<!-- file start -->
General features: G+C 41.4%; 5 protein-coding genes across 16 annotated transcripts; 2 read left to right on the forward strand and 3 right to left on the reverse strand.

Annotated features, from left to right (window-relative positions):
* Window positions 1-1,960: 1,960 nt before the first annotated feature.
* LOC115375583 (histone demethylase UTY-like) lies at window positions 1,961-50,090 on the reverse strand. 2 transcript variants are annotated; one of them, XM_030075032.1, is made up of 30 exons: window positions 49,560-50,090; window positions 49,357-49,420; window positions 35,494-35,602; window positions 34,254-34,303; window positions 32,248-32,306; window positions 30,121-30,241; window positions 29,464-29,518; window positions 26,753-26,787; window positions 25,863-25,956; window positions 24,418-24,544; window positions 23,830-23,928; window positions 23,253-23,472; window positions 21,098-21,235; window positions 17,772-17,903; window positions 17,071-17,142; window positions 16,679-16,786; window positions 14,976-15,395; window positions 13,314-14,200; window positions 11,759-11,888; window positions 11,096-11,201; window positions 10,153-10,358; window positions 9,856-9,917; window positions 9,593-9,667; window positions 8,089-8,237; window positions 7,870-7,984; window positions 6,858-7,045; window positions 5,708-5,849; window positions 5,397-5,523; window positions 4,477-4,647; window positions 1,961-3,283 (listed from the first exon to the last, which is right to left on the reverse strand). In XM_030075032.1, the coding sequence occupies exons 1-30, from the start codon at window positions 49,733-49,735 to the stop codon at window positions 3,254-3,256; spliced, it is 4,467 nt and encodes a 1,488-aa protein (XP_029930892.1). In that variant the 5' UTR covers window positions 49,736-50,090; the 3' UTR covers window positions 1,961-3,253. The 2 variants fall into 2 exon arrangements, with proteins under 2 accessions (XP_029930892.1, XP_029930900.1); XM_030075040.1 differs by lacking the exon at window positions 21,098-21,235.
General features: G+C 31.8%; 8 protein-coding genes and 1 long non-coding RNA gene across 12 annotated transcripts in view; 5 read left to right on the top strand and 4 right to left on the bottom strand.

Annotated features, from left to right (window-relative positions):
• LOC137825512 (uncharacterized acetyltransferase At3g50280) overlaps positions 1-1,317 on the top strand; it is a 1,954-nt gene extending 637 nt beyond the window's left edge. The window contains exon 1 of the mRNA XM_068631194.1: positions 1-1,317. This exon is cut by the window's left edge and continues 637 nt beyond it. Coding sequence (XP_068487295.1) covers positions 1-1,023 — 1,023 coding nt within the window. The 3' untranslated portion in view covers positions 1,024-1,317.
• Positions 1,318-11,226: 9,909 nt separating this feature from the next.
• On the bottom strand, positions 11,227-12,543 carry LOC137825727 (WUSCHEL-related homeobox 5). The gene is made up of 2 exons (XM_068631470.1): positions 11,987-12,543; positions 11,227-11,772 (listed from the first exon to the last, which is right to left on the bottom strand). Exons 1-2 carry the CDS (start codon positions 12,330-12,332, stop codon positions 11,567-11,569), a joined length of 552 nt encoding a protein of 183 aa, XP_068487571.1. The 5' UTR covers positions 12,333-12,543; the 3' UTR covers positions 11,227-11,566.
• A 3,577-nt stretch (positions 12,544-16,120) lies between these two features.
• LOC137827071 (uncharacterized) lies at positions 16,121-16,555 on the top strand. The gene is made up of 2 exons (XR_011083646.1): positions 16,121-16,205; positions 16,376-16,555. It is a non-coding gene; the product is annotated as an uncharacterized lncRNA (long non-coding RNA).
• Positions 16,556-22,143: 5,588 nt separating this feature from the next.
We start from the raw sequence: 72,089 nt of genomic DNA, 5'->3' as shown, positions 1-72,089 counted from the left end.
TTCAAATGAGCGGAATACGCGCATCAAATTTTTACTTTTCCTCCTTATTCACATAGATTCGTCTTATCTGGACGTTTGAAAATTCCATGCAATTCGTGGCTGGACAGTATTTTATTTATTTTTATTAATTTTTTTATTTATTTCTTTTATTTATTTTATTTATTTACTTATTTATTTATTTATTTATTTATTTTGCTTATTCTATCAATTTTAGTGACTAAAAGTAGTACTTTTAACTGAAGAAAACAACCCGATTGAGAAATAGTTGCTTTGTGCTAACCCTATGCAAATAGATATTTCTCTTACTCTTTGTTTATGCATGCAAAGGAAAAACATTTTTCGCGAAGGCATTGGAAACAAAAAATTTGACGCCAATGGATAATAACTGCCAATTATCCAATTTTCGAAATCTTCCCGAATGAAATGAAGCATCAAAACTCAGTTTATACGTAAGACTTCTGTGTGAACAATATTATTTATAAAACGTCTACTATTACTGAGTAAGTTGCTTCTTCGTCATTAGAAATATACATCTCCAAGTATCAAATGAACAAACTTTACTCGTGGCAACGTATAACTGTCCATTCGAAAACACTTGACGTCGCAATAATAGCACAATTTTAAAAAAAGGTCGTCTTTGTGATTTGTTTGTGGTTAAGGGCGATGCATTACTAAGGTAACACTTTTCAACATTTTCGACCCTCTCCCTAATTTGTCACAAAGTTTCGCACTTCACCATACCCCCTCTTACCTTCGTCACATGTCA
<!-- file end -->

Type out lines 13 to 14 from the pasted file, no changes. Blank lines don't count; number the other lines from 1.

We start from the raw sequence: 72,089 nt of genomic DNA, 5'->3' as shown, positions 1-72,089 counted from the left end.
TTCAAATGAGCGGAATACGCGCATCAAATTTTTACTTTTCCTCCTTATTCACATAGATTCGTCTTATCTGGACGTTTGAAAATTCCATGCAATTCGTGGCTGGACAGTATTTTATTTATTTTTATTAATTTTTTTATTTATTTCTTTTATTTATTTTATTTATTTACTTATTTATTTATTTATTTATTTATTTTGCTTATTCTATCAATTTTAGTGACTAAAAGTAGTACTTTTAACTGAAGAAAACAACCCGATTGAGAAATAGTTGCTTTGTGCTAACCCTATGCAAATAGATATTTCTCTTACTCTTTGTTTATGCATGCAAAGGAAAAACATTTTTCGCGAAGGCATTGGAAACAAAAAATTTGACGCCAATGGATAATAACTGCCAATTATCCAATTTTCGAAATCTTCCCGAATGAAATGAAGCATCAAAACTCAGTTTATACGTAAGACTTCTGTGTGAACAATATTATTTATAAAACGTCTACTATTACTGAGTAAGTTGCTTCTTCGTCATTAGAAATATACATCTCCAAGTATCAAATGAACAAACTTTACTCGTGGCAACGTATAACTGTCCATTCGAAAACACTTGACGTCGCAATAATAGCACAATTTTAAAAAAAGGTCGTCTTTGTGATTTGTTTGTGGTTAAGGGCGATGCATTACTAAGGTAACACTTTTCAACATTTTCGACCCTCTCCCTAATTTGTCACAAAGTTTCGCACTTCACCATACCCCCTCTTACCTTCGTCACATGTCA